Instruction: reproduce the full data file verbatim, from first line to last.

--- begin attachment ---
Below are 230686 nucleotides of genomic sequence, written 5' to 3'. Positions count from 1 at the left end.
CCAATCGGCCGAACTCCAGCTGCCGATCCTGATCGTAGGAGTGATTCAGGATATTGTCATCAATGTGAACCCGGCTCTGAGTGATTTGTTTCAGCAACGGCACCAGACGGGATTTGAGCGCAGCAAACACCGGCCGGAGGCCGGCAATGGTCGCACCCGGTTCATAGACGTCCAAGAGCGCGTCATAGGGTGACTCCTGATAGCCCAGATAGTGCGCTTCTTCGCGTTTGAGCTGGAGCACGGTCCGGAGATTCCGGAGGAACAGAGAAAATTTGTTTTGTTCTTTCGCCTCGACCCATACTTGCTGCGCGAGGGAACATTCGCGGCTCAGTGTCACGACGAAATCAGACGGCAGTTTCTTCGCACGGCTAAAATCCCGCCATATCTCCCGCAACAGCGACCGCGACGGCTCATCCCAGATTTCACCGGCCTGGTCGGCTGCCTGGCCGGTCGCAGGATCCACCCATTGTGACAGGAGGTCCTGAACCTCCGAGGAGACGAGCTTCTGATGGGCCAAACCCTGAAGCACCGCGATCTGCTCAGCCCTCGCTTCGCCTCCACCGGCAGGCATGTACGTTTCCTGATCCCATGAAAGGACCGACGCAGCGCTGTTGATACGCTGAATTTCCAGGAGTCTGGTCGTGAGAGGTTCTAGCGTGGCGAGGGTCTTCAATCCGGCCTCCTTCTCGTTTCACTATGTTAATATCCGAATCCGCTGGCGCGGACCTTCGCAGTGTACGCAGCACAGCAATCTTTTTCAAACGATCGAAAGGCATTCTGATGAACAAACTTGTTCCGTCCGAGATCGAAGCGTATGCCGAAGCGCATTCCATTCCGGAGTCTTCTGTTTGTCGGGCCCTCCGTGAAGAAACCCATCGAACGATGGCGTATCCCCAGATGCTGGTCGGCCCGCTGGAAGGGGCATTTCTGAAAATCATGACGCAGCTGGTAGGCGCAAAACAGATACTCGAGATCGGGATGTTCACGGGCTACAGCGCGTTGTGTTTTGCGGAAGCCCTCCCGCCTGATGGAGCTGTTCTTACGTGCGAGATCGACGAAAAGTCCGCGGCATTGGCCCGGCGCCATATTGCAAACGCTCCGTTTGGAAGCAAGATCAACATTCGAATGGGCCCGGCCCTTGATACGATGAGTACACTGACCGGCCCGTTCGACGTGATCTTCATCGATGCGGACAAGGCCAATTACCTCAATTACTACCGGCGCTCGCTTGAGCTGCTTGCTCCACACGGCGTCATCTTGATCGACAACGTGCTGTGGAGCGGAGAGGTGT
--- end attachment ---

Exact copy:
Below are 230686 nucleotides of genomic sequence, written 5' to 3'. Positions count from 1 at the left end.
CCAATCGGCCGAACTCCAGCTGCCGATCCTGATCGTAGGAGTGATTCAGGATATTGTCATCAATGTGAACCCGGCTCTGAGTGATTTGTTTCAGCAACGGCACCAGACGGGATTTGAGCGCAGCAAACACCGGCCGGAGGCCGGCAATGGTCGCACCCGGTTCATAGACGTCCAAGAGCGCGTCATAGGGTGACTCCTGATAGCCCAGATAGTGCGCTTCTTCGCGTTTGAGCTGGAGCACGGTCCGGAGATTCCGGAGGAACAGAGAAAATTTGTTTTGTTCTTTCGCCTCGACCCATACTTGCTGCGCGAGGGAACATTCGCGGCTCAGTGTCACGACGAAATCAGACGGCAGTTTCTTCGCACGGCTAAAATCCCGCCATATCTCCCGCAACAGCGACCGCGACGGCTCATCCCAGATTTCACCGGCCTGGTCGGCTGCCTGGCCGGTCGCAGGATCCACCCATTGTGACAGGAGGTCCTGAACCTCCGAGGAGACGAGCTTCTGATGGGCCAAACCCTGAAGCACCGCGATCTGCTCAGCCCTCGCTTCGCCTCCACCGGCAGGCATGTACGTTTCCTGATCCCATGAAAGGACCGACGCAGCGCTGTTGATACGCTGAATTTCCAGGAGTCTGGTCGTGAGAGGTTCTAGCGTGGCGAGGGTCTTCAATCCGGCCTCCTTCTCGTTTCACTATGTTAATATCCGAATCCGCTGGCGCGGACCTTCGCAGTGTACGCAGCACAGCAATCTTTTTCAAACGATCGAAAGGCATTCTGATGAACAAACTTGTTCCGTCCGAGATCGAAGCGTATGCCGAAGCGCATTCCATTCCGGAGTCTTCTGTTTGTCGGGCCCTCCGTGAAGAAACCCATCGAACGATGGCGTATCCCCAGATGCTGGTCGGCCCGCTGGAAGGGGCATTTCTGAAAATCATGACGCAGCTGGTAGGCGCAAAACAGATACTCGAGATCGGGATGTTCACGGGCTACAGCGCGTTGTGTTTTGCGGAAGCCCTCCCGCCTGATGGAGCTGTTCTTACGTGCGAGATCGACGAAAAGTCCGCGGCATTGGCCCGGCGCCATATTGCAAACGCTCCGTTTGGAAGCAAGATCAACATTCGAATGGGCCCGGCCCTTGATACGATGAGTACACTGACCGGCCCGTTCGACGTGATCTTCATCGATGCGGACAAGGCCAATTACCTCAATTACTACCGGCGCTCGCTTGAGCTGCTTGCTCCACACGGCGTCATCTTGATCGACAACGTGCTGTGGAGCGGAGAGGTGT